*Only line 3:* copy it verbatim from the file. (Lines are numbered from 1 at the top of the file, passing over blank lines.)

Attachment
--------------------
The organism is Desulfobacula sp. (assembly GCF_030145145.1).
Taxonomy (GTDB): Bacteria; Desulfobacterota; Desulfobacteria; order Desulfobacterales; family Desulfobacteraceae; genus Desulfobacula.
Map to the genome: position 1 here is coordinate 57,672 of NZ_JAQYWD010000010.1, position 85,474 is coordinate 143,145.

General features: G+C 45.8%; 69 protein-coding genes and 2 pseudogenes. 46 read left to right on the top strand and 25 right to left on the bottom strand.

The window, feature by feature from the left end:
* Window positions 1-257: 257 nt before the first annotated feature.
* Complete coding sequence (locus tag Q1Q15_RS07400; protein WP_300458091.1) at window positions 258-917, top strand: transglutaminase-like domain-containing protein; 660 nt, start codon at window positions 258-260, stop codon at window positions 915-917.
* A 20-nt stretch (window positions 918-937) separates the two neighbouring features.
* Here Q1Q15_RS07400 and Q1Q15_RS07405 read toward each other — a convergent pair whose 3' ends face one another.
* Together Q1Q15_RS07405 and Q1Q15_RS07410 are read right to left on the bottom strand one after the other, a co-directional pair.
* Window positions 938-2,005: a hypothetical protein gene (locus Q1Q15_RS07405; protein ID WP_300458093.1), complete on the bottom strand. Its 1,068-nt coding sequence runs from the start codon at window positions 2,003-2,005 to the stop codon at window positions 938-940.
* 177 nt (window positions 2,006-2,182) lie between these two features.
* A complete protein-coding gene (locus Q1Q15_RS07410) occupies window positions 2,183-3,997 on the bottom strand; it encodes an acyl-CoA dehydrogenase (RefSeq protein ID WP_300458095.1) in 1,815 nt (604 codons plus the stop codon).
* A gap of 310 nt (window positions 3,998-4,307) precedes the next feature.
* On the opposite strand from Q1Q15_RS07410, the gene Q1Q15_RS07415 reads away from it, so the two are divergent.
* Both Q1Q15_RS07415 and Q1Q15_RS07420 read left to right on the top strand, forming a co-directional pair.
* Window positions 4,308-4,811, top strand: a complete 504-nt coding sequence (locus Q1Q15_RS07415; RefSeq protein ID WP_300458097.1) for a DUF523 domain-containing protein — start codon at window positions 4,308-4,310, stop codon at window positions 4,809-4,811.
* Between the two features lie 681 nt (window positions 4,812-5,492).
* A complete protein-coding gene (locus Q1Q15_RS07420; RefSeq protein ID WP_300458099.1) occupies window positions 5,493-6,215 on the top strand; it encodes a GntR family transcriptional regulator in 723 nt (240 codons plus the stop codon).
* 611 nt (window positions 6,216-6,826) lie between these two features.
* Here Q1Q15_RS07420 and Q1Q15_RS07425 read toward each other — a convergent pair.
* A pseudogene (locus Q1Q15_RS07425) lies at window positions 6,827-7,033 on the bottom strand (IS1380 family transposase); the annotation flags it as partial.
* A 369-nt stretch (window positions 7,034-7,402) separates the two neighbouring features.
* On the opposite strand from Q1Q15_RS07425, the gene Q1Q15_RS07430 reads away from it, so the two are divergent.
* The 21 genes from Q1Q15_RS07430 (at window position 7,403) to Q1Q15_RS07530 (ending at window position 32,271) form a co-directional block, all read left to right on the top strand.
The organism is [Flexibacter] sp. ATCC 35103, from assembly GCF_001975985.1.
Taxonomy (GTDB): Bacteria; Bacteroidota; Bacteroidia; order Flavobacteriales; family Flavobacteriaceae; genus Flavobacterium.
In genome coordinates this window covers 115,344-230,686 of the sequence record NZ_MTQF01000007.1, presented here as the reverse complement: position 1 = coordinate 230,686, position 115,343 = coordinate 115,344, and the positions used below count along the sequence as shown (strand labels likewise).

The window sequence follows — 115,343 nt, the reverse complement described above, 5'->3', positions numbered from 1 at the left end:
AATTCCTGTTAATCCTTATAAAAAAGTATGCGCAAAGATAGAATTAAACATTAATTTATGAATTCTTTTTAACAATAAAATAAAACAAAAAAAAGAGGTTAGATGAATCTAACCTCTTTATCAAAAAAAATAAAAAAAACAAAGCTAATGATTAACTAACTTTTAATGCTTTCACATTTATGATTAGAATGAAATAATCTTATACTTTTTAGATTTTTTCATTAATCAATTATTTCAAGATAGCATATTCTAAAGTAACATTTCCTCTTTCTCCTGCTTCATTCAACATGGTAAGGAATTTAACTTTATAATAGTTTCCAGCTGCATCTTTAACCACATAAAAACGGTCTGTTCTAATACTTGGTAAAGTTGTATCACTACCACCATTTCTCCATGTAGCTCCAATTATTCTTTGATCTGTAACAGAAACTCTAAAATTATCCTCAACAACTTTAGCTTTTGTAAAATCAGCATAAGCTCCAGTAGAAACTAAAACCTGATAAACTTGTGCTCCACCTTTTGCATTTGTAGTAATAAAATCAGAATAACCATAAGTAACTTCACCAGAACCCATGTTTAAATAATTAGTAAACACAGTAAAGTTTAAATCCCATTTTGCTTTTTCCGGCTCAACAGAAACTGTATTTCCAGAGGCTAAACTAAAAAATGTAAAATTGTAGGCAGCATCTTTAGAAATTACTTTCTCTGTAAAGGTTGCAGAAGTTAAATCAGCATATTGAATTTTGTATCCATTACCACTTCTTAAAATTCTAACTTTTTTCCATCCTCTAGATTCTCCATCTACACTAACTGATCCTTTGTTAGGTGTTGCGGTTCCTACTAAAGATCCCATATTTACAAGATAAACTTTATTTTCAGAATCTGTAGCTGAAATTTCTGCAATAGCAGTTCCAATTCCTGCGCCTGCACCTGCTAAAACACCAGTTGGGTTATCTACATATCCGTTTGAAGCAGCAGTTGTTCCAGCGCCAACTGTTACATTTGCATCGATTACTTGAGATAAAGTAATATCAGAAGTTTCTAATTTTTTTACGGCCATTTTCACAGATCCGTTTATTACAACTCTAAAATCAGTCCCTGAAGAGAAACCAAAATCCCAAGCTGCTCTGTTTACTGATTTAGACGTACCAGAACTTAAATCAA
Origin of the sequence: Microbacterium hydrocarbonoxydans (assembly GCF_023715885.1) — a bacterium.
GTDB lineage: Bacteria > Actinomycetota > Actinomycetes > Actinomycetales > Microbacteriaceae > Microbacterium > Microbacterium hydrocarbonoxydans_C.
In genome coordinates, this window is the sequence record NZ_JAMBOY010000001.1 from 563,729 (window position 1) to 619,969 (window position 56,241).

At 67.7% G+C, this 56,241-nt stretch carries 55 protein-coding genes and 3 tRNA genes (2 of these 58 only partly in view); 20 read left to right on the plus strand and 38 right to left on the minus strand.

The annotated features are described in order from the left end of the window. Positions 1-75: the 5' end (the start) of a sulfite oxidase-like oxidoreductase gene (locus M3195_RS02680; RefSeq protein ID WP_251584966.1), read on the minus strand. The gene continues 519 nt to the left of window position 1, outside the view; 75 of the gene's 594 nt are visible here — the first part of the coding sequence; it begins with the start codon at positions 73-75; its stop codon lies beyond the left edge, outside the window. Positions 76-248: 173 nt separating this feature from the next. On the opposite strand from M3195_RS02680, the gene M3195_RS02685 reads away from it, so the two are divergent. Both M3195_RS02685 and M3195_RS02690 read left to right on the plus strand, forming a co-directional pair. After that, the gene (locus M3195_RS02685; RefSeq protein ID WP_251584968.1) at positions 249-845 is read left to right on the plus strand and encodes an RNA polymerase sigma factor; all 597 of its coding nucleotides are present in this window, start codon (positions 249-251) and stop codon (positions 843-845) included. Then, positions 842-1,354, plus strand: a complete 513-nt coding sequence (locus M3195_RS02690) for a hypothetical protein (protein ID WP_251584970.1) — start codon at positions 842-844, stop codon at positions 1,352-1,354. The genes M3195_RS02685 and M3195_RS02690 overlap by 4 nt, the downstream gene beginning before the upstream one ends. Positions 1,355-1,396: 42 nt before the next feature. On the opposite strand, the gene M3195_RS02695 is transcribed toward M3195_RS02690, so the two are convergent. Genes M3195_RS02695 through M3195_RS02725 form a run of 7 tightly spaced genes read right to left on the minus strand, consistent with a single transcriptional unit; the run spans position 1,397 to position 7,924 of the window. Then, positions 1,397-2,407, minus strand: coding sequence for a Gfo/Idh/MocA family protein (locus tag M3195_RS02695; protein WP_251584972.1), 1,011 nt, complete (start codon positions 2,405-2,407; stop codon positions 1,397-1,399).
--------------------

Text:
Map to the genome: position 1 here is coordinate 57,672 of NZ_JAQYWD010000010.1, position 85,474 is coordinate 143,145.